Music and Quarantine

Creating, recording and listening to music over quarantine

The silver stars of First Avenue were illuminated only by city lights as the bright bulbs above were turned out for the night. Little did Minneapolis know at the time, but this would be the last day music would be played for a live audience for the foreseeable future.

In March 2020, the live music industry was shut down by the global pandemic of COVID-19. Concerts and music festivals were forced to be canceled or postponed as the severity of COVID-19 grew all around the world. Not only was music affected, but also school and work for nearly everyone.

The pandemic caused worldwide stress and panic. Many worried about loved ones and the unknown future ahead. Amidst this chaos and despite a lack of concerts, music remains a way to cope – whether that means creating music or merely listening to it. Music has been proven to have many positive effects on mental and physical health. Especially during high-stress situations, like quarantine. Music became even more so essential during this time. 

According to Harvard Medical School, “The human brain and nervous system are hard-wired to distinguish music from noise and to respond to rhythm and repetition, tones and tunes.” 

Researchers from the UK published findings in the Frontiers of Psychology journal about the beneficial impact of music on human development. The brain has many reactions to music. It can hype you up before a big game, bring you hope amidst struggle, tell a story, share a culture, and express a wide range of emotions. It is even known to temporarily revive memories and cognitive activity in Alzheimer’s patients. 

“Music is very therapeutic.” said senior Will Carlen, student musician at Minnehaha. “It’s a form of expression that conveys ideas and themes through the lyrics of a song and the tonalities of the notes. Music is the best art form in my opinion.”

Karen Lutgen, choral director at Minnehaha Academy, has a similar point of view.  She points out that music is “great company” and a “mood lifter”.

“A song can express those emotions and kind of lift some of the weight of that because it kind of names that emotion and gives clarity to it, and recognizes that other people feel that way too,” Lutgen said. “Like when a songwriter can put into words what I’ve been feeling, maybe I can be like yes I resonate with that. There’s some sort of comfort, even if it’s naming something really uncomfortable. There is comfort in the fact that someone else has named it.”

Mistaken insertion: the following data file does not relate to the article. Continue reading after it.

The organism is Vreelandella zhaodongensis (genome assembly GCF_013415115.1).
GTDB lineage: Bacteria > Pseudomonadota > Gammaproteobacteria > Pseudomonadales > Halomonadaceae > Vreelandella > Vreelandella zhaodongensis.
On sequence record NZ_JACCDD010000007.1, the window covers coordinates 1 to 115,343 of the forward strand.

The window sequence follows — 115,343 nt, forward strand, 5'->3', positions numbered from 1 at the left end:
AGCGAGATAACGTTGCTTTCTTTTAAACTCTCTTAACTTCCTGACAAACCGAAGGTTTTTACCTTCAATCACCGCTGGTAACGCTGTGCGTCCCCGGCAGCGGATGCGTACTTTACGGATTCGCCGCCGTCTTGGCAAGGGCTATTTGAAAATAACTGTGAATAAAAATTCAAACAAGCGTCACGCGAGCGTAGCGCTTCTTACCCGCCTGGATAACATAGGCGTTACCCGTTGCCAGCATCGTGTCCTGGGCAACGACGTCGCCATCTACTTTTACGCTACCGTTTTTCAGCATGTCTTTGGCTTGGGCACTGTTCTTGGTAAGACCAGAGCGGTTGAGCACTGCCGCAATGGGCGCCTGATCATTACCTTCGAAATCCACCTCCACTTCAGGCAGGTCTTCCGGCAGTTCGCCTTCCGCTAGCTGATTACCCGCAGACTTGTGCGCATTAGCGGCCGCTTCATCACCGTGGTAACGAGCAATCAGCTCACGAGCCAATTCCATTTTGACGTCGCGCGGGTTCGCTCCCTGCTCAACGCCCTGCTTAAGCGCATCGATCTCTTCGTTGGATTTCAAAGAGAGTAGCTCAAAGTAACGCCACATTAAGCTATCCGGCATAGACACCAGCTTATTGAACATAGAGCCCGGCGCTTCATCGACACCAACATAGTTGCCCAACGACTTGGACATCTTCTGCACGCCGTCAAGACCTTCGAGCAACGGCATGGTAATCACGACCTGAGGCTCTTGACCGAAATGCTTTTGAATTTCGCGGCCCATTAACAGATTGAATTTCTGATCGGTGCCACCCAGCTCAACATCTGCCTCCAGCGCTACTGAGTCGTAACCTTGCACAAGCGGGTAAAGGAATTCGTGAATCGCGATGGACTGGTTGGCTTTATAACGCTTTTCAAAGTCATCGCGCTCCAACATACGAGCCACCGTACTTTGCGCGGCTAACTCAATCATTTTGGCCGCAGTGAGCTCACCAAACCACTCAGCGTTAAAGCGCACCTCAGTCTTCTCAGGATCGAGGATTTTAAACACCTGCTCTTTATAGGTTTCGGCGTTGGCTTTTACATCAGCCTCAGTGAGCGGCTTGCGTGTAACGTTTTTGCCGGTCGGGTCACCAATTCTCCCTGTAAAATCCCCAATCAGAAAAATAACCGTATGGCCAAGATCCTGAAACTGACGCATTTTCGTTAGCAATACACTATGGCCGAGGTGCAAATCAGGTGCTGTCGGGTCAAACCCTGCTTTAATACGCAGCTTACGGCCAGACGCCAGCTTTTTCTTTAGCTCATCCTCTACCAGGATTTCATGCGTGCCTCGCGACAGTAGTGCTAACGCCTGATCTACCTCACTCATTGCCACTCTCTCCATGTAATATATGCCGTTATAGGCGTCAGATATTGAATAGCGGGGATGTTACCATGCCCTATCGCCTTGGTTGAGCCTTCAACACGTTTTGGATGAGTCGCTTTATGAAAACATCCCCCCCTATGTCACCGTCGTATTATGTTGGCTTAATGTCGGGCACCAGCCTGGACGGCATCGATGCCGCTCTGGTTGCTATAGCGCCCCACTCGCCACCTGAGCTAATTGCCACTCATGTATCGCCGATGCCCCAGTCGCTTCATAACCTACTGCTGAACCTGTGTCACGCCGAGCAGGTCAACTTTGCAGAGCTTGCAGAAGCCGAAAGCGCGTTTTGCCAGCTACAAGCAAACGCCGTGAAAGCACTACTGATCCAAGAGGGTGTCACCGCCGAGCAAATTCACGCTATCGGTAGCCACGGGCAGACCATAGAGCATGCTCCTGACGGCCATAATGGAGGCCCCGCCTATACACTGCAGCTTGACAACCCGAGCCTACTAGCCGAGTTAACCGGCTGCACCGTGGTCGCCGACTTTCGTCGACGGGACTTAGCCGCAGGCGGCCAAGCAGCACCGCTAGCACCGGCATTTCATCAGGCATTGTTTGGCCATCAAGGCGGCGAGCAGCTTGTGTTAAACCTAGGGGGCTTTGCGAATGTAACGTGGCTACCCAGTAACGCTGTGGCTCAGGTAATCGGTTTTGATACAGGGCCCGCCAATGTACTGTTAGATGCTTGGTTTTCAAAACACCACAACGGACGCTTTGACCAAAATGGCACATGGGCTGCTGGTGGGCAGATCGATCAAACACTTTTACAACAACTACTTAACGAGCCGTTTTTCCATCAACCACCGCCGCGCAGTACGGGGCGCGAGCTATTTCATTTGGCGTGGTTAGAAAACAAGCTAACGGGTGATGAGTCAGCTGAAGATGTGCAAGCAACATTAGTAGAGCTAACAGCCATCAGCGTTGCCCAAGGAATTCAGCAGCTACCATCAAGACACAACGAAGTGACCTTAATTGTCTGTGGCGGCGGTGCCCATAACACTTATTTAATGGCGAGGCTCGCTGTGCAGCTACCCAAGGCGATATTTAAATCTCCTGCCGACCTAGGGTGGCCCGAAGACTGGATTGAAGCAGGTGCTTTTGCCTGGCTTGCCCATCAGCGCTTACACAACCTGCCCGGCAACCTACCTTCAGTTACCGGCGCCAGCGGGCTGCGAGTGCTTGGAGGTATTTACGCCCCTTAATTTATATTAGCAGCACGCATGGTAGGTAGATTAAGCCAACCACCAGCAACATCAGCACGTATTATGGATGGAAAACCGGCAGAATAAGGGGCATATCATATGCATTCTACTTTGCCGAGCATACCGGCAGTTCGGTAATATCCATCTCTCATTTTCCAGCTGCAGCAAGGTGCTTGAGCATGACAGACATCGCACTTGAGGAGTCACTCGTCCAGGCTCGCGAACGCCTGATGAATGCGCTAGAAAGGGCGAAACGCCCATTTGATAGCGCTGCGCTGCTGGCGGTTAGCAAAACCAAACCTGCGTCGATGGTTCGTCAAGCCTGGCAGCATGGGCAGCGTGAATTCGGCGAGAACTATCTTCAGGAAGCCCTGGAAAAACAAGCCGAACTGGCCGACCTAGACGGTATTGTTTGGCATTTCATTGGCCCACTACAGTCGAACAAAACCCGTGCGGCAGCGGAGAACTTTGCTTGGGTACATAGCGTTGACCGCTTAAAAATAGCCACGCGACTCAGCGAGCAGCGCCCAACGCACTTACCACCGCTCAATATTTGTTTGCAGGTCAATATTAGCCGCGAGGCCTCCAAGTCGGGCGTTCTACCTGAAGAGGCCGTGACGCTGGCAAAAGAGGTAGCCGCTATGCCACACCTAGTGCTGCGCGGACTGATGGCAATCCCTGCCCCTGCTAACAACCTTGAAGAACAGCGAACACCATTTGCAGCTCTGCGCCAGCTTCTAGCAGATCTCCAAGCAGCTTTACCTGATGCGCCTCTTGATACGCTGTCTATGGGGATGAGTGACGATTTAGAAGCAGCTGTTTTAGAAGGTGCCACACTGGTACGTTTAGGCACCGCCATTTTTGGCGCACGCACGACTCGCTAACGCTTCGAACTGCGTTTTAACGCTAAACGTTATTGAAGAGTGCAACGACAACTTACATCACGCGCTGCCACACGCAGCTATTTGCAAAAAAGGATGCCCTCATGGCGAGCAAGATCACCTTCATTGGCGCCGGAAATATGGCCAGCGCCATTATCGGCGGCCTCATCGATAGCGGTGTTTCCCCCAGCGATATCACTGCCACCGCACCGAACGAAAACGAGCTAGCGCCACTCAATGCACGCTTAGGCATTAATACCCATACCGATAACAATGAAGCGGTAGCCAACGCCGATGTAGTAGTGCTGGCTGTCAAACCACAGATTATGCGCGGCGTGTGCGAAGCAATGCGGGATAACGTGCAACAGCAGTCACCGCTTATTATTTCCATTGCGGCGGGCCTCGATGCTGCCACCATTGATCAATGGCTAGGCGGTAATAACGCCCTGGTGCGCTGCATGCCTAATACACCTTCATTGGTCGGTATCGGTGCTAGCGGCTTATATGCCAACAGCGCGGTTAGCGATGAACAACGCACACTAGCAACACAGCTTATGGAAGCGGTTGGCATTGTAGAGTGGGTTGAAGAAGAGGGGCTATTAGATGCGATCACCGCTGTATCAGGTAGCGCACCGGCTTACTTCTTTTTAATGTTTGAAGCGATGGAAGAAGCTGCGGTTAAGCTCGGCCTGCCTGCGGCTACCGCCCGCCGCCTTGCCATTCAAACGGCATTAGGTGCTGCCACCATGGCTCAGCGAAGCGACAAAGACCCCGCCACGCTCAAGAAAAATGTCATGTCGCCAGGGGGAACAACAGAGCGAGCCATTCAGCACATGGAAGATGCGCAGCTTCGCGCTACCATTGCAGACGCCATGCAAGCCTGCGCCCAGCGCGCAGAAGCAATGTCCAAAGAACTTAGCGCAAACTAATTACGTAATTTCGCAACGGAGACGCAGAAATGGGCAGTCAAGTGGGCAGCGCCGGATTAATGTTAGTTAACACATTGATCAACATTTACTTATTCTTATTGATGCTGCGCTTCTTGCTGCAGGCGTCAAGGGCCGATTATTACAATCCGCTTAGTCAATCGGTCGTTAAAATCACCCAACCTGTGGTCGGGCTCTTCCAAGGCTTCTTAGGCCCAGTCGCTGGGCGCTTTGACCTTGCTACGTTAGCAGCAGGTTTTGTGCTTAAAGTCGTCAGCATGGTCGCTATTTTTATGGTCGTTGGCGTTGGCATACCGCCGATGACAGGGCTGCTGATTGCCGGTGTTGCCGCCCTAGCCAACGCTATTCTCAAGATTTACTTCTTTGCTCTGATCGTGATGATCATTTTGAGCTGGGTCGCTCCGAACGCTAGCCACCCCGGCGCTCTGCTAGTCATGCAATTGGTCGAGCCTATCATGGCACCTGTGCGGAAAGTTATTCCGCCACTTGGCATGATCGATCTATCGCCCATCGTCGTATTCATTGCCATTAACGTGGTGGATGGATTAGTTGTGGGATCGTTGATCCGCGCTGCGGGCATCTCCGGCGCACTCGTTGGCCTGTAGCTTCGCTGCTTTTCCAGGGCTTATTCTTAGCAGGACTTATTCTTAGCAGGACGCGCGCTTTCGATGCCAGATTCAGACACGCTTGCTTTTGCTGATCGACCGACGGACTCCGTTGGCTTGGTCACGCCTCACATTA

According to The Tabernacle Choir at Temple Square, “Music has been scientifically proven to have a powerful effect on the brain. Recent research shows that music can help in many aspects of the brain, including pain reduction, stress relief, memory, and brain injuries.” 

During the seemingly endless quarantine of COVID-19, many of the powerful, positive effects of music were shown as people all over the world continued school and work remotely.

Students at Minnehaha used this time as an opportunity to create and produce their own music. 

“During quarantine, I wrote almost a song a day,” said Carlen. “Most ended up being garbage, but my motivation to write was at an all-time high. I tried to use the time as an opportunity to improve.” 

Carlen writes music, plays instruments, and sings with fellow Minnehaha student and producer Daniel Haack. The two recently released a song, “You”, which was written over quarantine and recorded over the summer. 

 Junior Fae Mwanzia started creating music as an eighth-grader and became very involved in his own music over quarantine. 

“I wrote a lot [of music] over quarantine,” said Mwanzia. “I made a lot of beats. So, music affected me a lot over quarantine. It was my go-to.”

Mwanzia has even started working on his own album. 

Many found ways to listen to and create music over the COVID-19 quarantine. However, live music remains not an option for any of these musicians. 

I miss both going to concerts and performing, there is nothing else like live music,” said Carlen. 

One solution to this problem was technology. Access to zoom allowed for much-needed concerts, although remote. 

“As a family, we had the opportunity to lead music for a Wednesday night, zoom service through a church,” said Lutgen. “My husband and I were the musicians leading it and so I was on the piano. Both of us are singing. My daughter Lucy actually played the cello, And then our youngest Greta who’s a kindergartner was familiar enough with that she would sing along with a couple songs, so it was a really neat thing that we did as a family. That only happens, because we were doing those zoom Wednesday Night services.”

Covid-19 caused cancellation, confusion, anxiety, and separation. But it could not stop the beautiful effects of music and the resiliency of people all over the world.  


About Elsa Johnson

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